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Guinta Says He Would Have Voted Against Obama's Iraq-Syria Actions

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Allegra Boverman for NHPR
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Republican Frank Guinta, who is running to regain the congressional seat he held for one term, says he and his opponent, Democratic incumbent Carol Shea-Porter, would have agreed on at least one vote. Guinta would have voted against the Obama administration’s current military campaign in Iraq and Syria.

In a conversation with NHPR’s Laura Knoy at the UNH School of Law’s Rudman Center, former Congressman Guinta said he would want more details on the president’s plan to arm moderate Syrian rebels.

“I would have voted against the action that came to the floor of the House, as congresswoman Shea-Porter did. Maybe for different reasons than congresswoman Shea-Porter,” he said.

Guinta said he believes the government’s actions in Syria constitute a war, and should have been voted on under the war powers act.

Shea-Porter was one of 86 Democrats and 71 Republicans who voted against the president’s plan. She said at the time that she did not believe the administration could be sure that any weapons given to rebels would not wind up in enemy hands.

Republican Frank Guinta says that if voters send him back to Congress this fall, he’ll focus on getting New Hampshire more resources to fight crime, improve education and bolster mental health care. Guinta also says he believes that Democrats and Republicans could find common ground on the issue of tax reform.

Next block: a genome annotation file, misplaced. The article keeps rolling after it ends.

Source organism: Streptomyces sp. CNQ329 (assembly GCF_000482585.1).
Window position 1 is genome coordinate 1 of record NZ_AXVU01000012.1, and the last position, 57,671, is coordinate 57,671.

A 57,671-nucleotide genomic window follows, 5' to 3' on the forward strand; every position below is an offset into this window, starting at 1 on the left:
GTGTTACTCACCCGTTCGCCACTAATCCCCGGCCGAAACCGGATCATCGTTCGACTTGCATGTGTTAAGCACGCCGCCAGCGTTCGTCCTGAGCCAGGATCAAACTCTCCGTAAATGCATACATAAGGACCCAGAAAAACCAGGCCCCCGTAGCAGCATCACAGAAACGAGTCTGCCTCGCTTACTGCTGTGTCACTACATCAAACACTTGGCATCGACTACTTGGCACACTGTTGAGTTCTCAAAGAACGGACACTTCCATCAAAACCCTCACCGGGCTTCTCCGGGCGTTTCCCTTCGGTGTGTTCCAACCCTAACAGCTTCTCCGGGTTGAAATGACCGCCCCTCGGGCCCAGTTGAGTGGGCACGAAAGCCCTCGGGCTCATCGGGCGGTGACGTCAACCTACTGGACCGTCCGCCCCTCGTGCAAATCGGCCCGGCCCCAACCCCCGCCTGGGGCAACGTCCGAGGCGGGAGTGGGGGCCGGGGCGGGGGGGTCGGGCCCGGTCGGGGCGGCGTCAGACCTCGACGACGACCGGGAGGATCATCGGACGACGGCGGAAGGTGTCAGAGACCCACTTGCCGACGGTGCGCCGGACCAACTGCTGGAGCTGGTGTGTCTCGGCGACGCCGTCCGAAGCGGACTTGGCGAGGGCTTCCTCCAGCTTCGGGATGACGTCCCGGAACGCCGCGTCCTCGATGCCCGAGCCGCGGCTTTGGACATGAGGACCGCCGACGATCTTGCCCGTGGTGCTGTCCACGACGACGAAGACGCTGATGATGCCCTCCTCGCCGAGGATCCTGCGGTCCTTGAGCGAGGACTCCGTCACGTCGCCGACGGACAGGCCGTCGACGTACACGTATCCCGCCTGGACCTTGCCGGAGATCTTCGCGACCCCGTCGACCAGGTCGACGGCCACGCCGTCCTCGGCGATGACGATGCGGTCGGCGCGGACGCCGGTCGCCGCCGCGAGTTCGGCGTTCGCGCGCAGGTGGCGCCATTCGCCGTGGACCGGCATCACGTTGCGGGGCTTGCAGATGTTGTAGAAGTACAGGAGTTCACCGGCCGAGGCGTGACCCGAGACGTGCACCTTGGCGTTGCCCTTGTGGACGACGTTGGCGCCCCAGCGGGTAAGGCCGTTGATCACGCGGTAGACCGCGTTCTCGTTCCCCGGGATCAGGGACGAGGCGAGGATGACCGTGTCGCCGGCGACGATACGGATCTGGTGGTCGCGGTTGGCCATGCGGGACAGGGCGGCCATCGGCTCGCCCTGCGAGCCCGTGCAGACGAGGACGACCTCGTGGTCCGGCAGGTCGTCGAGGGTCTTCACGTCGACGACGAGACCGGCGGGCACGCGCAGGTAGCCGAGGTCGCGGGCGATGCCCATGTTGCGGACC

“In order to focus on economic growth we’ve got to have tax reform, both on the individual and the corporate side. And if we could get tax reform out of the way fairly early in the year, I think you could set up an opportunity to work with the Senate and the President,” he said

Guinta and Shea-Porter are facing off for the third time in New Hampshire’s First congressional District, which consists of the eastern half of the state. Shea-Porter held the seat from 2006 to 2010, before losing it to Guinta, who was formerly mayor of Manchester.

Sam Evans-Brown has been working for New Hampshire Public Radio since 2010, when he began as a freelancer. He shifted gears in 2016 and began producing Outside/In, a podcast and radio show about “the natural world and how we use it.” His work has won him several awards, including two regional Edward R. Murrow awards, one national Murrow, and the Overseas Press Club of America's award for best environmental reporting in any medium. He studied Politics and Spanish at Bates College, and before reporting was variously employed as a Spanish teacher, farmer, bicycle mechanic, ski coach, research assistant, a wilderness trip leader and a technical supporter.

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